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United States v. Cage

April 21, 2010

UNITED STATES OF AMERICA, PLAINTIFF,
v.
ANDRICA LEVON CAGE, DEFENDANT.



The opinion of the court was delivered by: Hon. Robert Holmes Bell

MEMORANDUM OPINION AND ORDER

Before the Court is an objection to a writ of garnishment filed by Defendant Andrica Levon Cage (Dkt. No. 38.) In 1999, Defendant pleaded guilty to one count of bank fraud in violation of 18 U.S.C. § 1344. The Court sentenced Defendant to a thirteen-month term of imprisonment and five years of supervised release. The Court also required Defendant to pay a $100 special assessment and restitution to Old Kent Bank in the amount of $27,179.55, due not later than the term of her supervised release. (Dkt. No. 18.) The Court did not waive interest on the restitution. The Government asserts that Defendant has paid the special assessment and has paid $17,068.00 towards the amount owed in restitution. It asserts that $140 came from voluntary payments by Defendant and the remainder was taken from Defendant's tax refunds. (Dkt. No. 39, Pl.'s Br. at 2.) The Government asserts that Defendant owes a balance of $23,293.22, consisting of $10,111.55 in principal and $13,181.67 in accrued interest. The Government has obtained a writ of garnishment against her wages from Spectrum Health resulting in garnishment of approximately $148 from $593 of disposable income each two-week pay period. (Dkt. No. 37.) Defendant, proceeding pro se, asserts that she is a single mother with three children, including one born with a disability. She asserts that she will be unable to pay for basic needs for herself and her children if the garnishment is allowed to continue. (Dkt. No. 38.) Defendant also asserts that she is not obligated to repay the balance of the restitution order because it is interest. To the extent the balance of her obligation consists of interest, Defendant does not provide authority for her objection that she is not obligated to pay, and the Court notes that interest is allowed on restitution orders unless it is waived by the Court or the Attorney General. 18 U.S.C. §§ 3612(f), 3612(h).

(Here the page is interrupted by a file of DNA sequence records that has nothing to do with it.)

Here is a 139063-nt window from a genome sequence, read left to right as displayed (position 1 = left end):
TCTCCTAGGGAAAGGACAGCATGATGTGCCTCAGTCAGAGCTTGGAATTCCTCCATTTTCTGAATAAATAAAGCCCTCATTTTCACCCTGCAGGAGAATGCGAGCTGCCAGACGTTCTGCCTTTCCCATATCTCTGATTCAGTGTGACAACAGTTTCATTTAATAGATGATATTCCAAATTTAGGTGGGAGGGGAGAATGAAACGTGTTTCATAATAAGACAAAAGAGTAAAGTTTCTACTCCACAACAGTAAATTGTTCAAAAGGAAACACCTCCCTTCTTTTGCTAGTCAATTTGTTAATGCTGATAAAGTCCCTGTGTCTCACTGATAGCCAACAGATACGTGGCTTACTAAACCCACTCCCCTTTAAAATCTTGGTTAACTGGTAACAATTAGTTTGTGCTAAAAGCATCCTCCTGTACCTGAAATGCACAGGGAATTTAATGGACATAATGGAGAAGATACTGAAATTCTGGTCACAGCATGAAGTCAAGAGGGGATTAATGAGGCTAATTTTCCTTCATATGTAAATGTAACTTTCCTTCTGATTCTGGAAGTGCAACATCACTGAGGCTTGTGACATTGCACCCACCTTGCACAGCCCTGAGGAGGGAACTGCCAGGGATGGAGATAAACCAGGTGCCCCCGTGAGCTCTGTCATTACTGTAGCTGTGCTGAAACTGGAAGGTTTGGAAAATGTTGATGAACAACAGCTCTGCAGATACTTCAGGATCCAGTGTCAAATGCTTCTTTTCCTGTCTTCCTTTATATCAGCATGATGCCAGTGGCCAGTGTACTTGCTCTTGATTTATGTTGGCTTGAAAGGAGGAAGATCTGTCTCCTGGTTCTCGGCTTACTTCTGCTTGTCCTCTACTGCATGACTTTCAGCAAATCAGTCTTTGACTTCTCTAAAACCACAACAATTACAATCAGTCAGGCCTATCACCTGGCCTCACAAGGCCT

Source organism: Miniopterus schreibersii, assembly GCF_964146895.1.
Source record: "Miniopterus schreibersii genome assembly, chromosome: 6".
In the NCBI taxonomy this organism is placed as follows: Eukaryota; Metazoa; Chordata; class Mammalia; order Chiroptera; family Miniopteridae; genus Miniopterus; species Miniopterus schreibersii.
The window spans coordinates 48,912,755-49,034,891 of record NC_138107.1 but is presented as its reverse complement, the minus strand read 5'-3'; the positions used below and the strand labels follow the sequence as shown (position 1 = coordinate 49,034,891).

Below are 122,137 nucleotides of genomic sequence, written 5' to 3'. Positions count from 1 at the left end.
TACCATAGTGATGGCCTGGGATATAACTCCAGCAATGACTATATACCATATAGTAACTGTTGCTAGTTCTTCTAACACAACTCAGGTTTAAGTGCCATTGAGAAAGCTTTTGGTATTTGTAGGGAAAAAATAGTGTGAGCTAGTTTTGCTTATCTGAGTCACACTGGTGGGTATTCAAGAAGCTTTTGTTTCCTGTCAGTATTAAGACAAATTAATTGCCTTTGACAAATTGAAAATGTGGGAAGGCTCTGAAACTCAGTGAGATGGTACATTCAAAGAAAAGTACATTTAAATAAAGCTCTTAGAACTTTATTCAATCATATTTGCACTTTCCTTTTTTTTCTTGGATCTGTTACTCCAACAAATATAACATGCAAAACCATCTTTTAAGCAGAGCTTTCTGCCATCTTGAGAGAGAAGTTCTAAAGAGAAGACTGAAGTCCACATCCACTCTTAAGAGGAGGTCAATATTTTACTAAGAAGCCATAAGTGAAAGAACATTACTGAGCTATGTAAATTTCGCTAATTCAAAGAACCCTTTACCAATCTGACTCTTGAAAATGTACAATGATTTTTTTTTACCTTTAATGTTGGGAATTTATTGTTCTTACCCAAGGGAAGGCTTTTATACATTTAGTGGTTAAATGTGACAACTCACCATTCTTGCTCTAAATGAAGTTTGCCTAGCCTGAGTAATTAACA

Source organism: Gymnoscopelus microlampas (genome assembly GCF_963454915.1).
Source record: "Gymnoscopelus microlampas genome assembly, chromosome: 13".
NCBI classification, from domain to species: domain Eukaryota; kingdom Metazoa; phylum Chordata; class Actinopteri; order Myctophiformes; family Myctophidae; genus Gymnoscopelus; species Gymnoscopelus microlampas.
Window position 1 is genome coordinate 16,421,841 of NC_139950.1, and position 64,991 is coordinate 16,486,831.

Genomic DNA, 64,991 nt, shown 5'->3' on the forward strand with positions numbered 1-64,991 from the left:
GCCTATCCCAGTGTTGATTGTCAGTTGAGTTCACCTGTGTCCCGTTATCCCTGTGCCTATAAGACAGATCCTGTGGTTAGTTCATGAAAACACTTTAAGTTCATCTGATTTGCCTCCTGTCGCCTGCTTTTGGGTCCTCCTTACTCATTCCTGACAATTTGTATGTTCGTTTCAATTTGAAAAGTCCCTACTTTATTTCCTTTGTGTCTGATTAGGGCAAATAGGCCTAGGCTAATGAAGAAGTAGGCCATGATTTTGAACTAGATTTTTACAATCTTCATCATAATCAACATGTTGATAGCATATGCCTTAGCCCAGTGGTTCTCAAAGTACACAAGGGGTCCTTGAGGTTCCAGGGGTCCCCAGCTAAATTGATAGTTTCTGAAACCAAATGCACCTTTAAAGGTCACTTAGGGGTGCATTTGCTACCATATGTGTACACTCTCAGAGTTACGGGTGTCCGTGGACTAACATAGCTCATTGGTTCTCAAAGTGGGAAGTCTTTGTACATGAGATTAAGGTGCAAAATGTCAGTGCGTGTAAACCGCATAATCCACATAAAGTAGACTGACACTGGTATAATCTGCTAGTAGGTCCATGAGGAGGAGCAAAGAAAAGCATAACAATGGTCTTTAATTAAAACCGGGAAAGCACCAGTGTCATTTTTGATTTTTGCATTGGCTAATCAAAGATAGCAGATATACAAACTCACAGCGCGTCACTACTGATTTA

The Government argues that, pursuant to 28 U.S.C. § 3202(d) of the Federal Debt Collection Procedures Act, a debtor can request a hearing to quash an order granting an enforcement remedy. That section provides:

By requesting, within 20 days after receiving the notice described in section 3202(b), the court to hold a hearing, the judgment debtor may move to quash the order granting such remedy. The court that issued such order shall hold a hearing on such motion as soon as practicable, or, if so requested by the judgment debtor, within 5 days after receiving the request or as soon thereafter as possible. The issues at such hearing shall be limited--(1) to the probable validity of any claim of exemption by the judgment debtor; (2) to compliance with any statutory requirement for the issuance of the postjudgment remedy granted; and (3) if the judgment is by default and only to the extent that the Constitution or another law of the United States provides a right to a hearing on the issue, to-- (A) the probable validity of the claim for the debt which is merged in the judgment; and (B) the existence of good cause for setting aside such judgment.